Jessie van Eerden knew from a young age that she wanted to be a writer, but she never expected her talent would take her where it has.
"I had a brief love affair with fiction in college," van Eerden said, "but I could not figure out how to make it natural. I did not dream myself a novelist."
However, a novelist she is. Van Eerden's book, "Glorybound," is now available for purchase. "Glorybound" is an account of sisters Aimee and Crystal Lemley from Cuzzert who struggle to keep their teenage vows of silence and chastity while caring for their mother and dealing with an absent preacher father.
The novel started as a short story dreamed up during van Eerden's days as a graduate student.
"The idea came to me while I was studying non-fiction writing at the University of Iowa during my MFA program," van Eerden said. "My main writing focus was portraiture, which is character-driven essays based on reality. I got interested in creating characters and following them past the boundaries of fact."
Van Eerden found that she enjoyed getting to know a stranger in that way. She was also very interested in the idea of silence at the time, particularly why a young woman would take a vow of silence. This is from where her idea for the character Crystal Lemley came.
Van Eerden began pitching the short story to different publishers, but it flopped. Publishers thought the story was too slow, but mused that it did sound like the beginning of a novel. With that, van Eerden began writing what is now said to be a novel that award-winning author Gina Ochsner deems "shines with an interior light so fierce and lovely one cannot be anything but utterly astonished."
However, the process by which an author gets his or her work published is not an easy one. After the short story turned into an idea for a novel, it was a total of three years before the dream came to fruition.
"I was still in school, so I sat on it [the story] for a while," stated van Eerden. "I did a lot of thinking about it, and a lot of research happened. I researched rural areas, snake-handling, father-daughter relationships, Christianity in Appalachia and all its manifestations. It was definitely a process."
"Writing requires a kind of trust," continued van Eerden. "You receive it more than create it. You become sensitive to the characters and let some control go. Letting control go is an interesting balance for an artist; there's something to it."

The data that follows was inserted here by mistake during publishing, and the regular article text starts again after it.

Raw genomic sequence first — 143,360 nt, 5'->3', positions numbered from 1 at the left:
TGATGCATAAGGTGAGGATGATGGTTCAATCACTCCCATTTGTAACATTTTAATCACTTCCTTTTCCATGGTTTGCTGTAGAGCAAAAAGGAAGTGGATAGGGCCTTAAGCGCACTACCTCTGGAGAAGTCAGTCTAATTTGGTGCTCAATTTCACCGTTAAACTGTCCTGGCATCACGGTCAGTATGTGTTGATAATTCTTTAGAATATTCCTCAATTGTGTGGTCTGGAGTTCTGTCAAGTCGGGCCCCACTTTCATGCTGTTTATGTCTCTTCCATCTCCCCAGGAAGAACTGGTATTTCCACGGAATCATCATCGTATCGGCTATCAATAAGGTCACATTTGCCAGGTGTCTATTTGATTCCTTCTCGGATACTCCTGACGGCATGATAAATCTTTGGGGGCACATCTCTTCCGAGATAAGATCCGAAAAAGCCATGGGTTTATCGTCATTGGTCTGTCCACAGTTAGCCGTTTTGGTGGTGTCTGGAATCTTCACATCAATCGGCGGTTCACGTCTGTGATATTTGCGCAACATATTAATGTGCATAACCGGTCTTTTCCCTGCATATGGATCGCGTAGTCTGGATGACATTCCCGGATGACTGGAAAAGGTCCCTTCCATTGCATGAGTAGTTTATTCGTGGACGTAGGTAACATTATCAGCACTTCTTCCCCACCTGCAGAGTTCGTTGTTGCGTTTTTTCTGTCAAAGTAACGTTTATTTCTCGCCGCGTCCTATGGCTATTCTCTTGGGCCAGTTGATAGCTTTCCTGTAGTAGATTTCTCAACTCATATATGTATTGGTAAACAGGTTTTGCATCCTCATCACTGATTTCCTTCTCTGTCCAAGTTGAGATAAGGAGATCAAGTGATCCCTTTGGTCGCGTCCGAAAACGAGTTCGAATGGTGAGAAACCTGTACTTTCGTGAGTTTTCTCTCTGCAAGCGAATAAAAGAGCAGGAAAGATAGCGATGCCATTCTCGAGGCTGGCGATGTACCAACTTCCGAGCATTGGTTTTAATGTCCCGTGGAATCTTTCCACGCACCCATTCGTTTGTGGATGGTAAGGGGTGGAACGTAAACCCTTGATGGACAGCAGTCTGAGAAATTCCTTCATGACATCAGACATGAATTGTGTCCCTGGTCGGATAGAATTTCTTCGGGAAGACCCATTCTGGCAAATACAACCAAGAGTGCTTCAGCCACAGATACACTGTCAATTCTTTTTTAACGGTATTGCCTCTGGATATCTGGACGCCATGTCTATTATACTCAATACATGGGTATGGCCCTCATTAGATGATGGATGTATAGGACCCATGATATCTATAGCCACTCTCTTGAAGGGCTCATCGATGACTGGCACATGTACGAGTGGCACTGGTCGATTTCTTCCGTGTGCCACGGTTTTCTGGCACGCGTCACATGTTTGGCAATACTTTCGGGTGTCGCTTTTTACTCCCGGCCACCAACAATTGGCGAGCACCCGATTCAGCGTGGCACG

Although she began with writing plays and poetry and has begun two more works of fiction, van Eerden does not have a favorite genre in which to write.
"I love the novel-writing process for how rich the world can be," van Eerden said, "but it takes an incredible amount of time and energy for me. It is a project."
Van Eerden is currently serving in the capacity of assistant professor of English and director of the MFA in Creative Writing program at West Virginia Wesleyan College. As a professor, she knows how important it can be for students to get a grasp on various parts of the writing process.
Even though the MFA in Creative Writing program does not put too much emphasis on the publishing process, she is now able to share her knowledge with her students.
"I have a better sense of what is publishable now," van Eerden said. "I stress to my students that quality of writing is key and to not put the cart before the horse and get their writing into the world before knowing their voice. If they get into the market too early, then the market gets into their head, and they start writing for the market instead of themselves.
"The publishing process can be discouraging and frustrating," she said. "Writing can keep you alive when you're going through rejection. A love of writing has to be what sustains you."
"Glorybound" was published and is available through WordFarm. Copies can also be obtained from van Eerden and online at book retailers. Any questions regarding the MFA in Creative Writing program at West Virginia Wesleyan can be directed to van Eerden at email@example.com.